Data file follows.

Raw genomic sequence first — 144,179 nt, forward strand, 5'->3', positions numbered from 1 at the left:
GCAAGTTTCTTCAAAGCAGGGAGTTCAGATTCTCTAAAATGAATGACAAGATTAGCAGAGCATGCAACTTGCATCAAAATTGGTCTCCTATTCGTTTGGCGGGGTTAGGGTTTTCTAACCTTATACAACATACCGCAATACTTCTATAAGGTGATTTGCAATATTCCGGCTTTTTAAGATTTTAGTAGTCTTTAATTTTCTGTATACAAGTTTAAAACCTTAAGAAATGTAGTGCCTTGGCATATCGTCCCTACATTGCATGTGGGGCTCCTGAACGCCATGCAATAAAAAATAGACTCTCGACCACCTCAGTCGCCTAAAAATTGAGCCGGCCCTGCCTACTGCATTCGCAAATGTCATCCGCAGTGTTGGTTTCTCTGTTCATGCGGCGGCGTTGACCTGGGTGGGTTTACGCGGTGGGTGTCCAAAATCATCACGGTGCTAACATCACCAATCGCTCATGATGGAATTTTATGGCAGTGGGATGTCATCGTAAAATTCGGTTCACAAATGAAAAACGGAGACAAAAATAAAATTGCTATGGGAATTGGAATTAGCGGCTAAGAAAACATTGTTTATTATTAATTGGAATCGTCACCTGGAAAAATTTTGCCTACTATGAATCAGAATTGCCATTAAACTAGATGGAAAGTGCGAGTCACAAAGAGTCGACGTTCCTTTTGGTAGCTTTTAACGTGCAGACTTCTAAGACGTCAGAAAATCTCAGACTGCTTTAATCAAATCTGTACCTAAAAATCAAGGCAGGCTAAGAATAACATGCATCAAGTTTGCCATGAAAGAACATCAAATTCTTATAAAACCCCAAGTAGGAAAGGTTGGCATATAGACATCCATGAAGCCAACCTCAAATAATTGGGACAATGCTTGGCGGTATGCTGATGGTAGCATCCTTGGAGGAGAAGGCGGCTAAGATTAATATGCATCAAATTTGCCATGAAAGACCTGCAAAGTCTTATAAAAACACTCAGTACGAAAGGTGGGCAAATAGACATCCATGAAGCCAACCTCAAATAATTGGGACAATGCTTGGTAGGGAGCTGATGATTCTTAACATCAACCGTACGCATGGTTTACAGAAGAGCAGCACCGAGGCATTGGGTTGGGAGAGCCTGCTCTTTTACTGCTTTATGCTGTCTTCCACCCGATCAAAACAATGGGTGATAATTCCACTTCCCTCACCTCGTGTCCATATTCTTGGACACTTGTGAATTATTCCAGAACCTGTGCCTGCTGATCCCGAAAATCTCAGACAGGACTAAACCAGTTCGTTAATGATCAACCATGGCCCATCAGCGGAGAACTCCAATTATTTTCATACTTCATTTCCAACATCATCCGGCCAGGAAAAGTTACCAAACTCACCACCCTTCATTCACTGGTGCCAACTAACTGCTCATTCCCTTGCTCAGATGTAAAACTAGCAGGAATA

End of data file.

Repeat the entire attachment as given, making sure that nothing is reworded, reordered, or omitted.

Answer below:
Raw genomic sequence first — 144,179 nt, forward strand, 5'->3', positions numbered from 1 at the left:
GCAAGTTTCTTCAAAGCAGGGAGTTCAGATTCTCTAAAATGAATGACAAGATTAGCAGAGCATGCAACTTGCATCAAAATTGGTCTCCTATTCGTTTGGCGGGGTTAGGGTTTTCTAACCTTATACAACATACCGCAATACTTCTATAAGGTGATTTGCAATATTCCGGCTTTTTAAGATTTTAGTAGTCTTTAATTTTCTGTATACAAGTTTAAAACCTTAAGAAATGTAGTGCCTTGGCATATCGTCCCTACATTGCATGTGGGGCTCCTGAACGCCATGCAATAAAAAATAGACTCTCGACCACCTCAGTCGCCTAAAAATTGAGCCGGCCCTGCCTACTGCATTCGCAAATGTCATCCGCAGTGTTGGTTTCTCTGTTCATGCGGCGGCGTTGACCTGGGTGGGTTTACGCGGTGGGTGTCCAAAATCATCACGGTGCTAACATCACCAATCGCTCATGATGGAATTTTATGGCAGTGGGATGTCATCGTAAAATTCGGTTCACAAATGAAAAACGGAGACAAAAATAAAATTGCTATGGGAATTGGAATTAGCGGCTAAGAAAACATTGTTTATTATTAATTGGAATCGTCACCTGGAAAAATTTTGCCTACTATGAATCAGAATTGCCATTAAACTAGATGGAAAGTGCGAGTCACAAAGAGTCGACGTTCCTTTTGGTAGCTTTTAACGTGCAGACTTCTAAGACGTCAGAAAATCTCAGACTGCTTTAATCAAATCTGTACCTAAAAATCAAGGCAGGCTAAGAATAACATGCATCAAGTTTGCCATGAAAGAACATCAAATTCTTATAAAACCCCAAGTAGGAAAGGTTGGCATATAGACATCCATGAAGCCAACCTCAAATAATTGGGACAATGCTTGGCGGTATGCTGATGGTAGCATCCTTGGAGGAGAAGGCGGCTAAGATTAATATGCATCAAATTTGCCATGAAAGACCTGCAAAGTCTTATAAAAACACTCAGTACGAAAGGTGGGCAAATAGACATCCATGAAGCCAACCTCAAATAATTGGGACAATGCTTGGTAGGGAGCTGATGATTCTTAACATCAACCGTACGCATGGTTTACAGAAGAGCAGCACCGAGGCATTGGGTTGGGAGAGCCTGCTCTTTTACTGCTTTATGCTGTCTTCCACCCGATCAAAACAATGGGTGATAATTCCACTTCCCTCACCTCGTGTCCATATTCTTGGACACTTGTGAATTATTCCAGAACCTGTGCCTGCTGATCCCGAAAATCTCAGACAGGACTAAACCAGTTCGTTAATGATCAACCATGGCCCATCAGCGGAGAACTCCAATTATTTTCATACTTCATTTCCAACATCATCCGGCCAGGAAAAGTTACCAAACTCACCACCCTTCATTCACTGGTGCCAACTAACTGCTCATTCCCTTGCTCAGATGTAAAACTAGCAGGAATA